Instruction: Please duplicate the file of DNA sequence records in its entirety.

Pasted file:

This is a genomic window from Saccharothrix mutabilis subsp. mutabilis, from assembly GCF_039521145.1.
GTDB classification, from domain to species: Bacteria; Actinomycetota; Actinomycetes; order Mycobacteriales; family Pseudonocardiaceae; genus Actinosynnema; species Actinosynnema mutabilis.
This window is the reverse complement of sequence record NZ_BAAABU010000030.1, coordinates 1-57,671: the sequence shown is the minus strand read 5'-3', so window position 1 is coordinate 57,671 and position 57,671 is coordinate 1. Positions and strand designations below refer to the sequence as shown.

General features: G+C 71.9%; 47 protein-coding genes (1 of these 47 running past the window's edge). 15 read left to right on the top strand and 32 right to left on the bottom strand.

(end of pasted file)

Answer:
This is a genomic window from Saccharothrix mutabilis subsp. mutabilis, from assembly GCF_039521145.1.
GTDB classification, from domain to species: Bacteria; Actinomycetota; Actinomycetes; order Mycobacteriales; family Pseudonocardiaceae; genus Actinosynnema; species Actinosynnema mutabilis.
This window is the reverse complement of sequence record NZ_BAAABU010000030.1, coordinates 1-57,671: the sequence shown is the minus strand read 5'-3', so window position 1 is coordinate 57,671 and position 57,671 is coordinate 1. Positions and strand designations below refer to the sequence as shown.

General features: G+C 71.9%; 47 protein-coding genes (1 of these 47 running past the window's edge). 15 read left to right on the top strand and 32 right to left on the bottom strand.